Continuing onto a player that stood out with his ability to make his surrounding teammates better, Bradin Minton. He’s a wiry point guard prospect with an unselfish approach and quality overall feel for the game. Minton is a true floor general with great passing instincts but he also did a terrific job of getting into the paint and finishing strong through contact. Next in his development process is working on his ability to move without the ball and position himself for spot-up opportunities, as it would make him an even tougher offensive threat. Coach Smith on Minton: “Bradin is a playmaker. He gets his team involved from the opening tip! He’s always looking to make plays for others and is your ideal pass-first point guard. His style reminds me of Kendall Marshall. He can continue to work on his one-dribble pull-up game and spot-up shooting.” Minton did an excellent job of running the team while getting others involved, which should allow him to thrive alongside any group of teammates.
#41:5’11 ’24 Charlie McHugh (Kingsport, TN)
Next, we look at a player that is just beginning to scratch the surface of his long-term abilities, Charlie McHugh. He’s a long, wiry wing/forward prospect that knows how to move without the ball and position himself for spot-up opportunities. McHugh rebounds the ball extremely well for his position and pushes transition play whenever possible. Next in his development process is working on his ability to shoot off the dribble, as it would make him an even more dangerous offensive threat. Coach Smith on McHugh: “Charlie can play numerous positions on the floor, from off-guard to power forward. His ability to move and shoot off the ball makes him a big threat on offense. His ability to rebound and push the ball up the floor puts his team at a full advantage. He can continue to work on his shooting off the dribble and getting to his spots.” McHugh enjoyed a pretty productive day at camp and was able to highlight his versatility at a terrific rate, especially on offense.
#46:6’1 ’23 Ethan Turner (Mosheim, TN)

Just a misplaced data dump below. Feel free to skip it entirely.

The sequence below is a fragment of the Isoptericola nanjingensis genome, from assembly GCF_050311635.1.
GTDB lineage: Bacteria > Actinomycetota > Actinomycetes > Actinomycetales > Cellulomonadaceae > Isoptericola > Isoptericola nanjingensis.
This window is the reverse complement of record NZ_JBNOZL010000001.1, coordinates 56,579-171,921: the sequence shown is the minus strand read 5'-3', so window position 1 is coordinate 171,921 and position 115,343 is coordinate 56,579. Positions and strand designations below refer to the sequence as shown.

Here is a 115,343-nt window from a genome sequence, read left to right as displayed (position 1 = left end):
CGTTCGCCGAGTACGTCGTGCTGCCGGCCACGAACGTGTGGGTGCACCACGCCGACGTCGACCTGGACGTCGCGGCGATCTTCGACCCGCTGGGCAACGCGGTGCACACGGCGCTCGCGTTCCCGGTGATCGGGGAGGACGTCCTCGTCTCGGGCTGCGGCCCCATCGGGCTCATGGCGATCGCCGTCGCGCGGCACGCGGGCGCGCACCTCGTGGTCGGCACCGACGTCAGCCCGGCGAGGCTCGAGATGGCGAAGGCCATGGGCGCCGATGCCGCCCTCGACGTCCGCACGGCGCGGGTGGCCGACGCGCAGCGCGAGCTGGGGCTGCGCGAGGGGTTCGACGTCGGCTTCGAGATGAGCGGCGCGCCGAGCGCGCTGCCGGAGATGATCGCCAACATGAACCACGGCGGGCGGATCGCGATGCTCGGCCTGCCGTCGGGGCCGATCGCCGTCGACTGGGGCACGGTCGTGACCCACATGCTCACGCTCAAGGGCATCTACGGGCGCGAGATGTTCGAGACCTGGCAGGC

Moving onto a player that really stood out for his ability to penetrate and finish strong through contact, Ethan Turner. He’s a fairly well-rounded forward/post prospect that does an excellent job of drawing out bigger/slower opponents and then getting by them with relative ease. Turner played hard and proved to be a phenomenal two-way rebounder as a result. Next in his development process is working to exploit mismatches and utilize his size against smaller opponents. Coach Smith on Turner: “Ethan is an excellent rebounder that is always in the right position when a shot attempt goes up. He’s able to hit open shots, run the floor, finishing at the rim, and also plays defense with intensity. He’s a great teammate that always talks. He needs to improve on dribbling to his spots and knocking down shots off the catch.” Turner has a lot of useful tools and clear upside, so it’ll be interesting to see how he progresses going forward.
#55:6’0 ’23 Cade Corbett (Asheville, NC)
Finishing up, we look at a player that anchored the interior and utilized his size nicely, Cade Corbett. He’s a forward/post prospect with an impressive motor and the ability to affect various facets of the game with his energy level. Corbett scored the ball efficiently inside the arc and made the most of his offensive touches at camp. Next in his development process is working on his consistency from three-point territory, as it would him a much more useful offensive threat. Coach Smith on Corbett: “Cade is a hard-nosed rebounder that is always in the right position to get a rebound. He runs the floor very hard to get in an ideal position to post up and finish. He protects the rim with the best of them. Cade does a great job of playing above the rim, especially being an undersized big. He needs to improve his ball-handling and shooting off the dribble.” Corbett showed his ability to operate within the team concept and make his presence felt throughout camp, so we’ll be monitoring his progression going forward.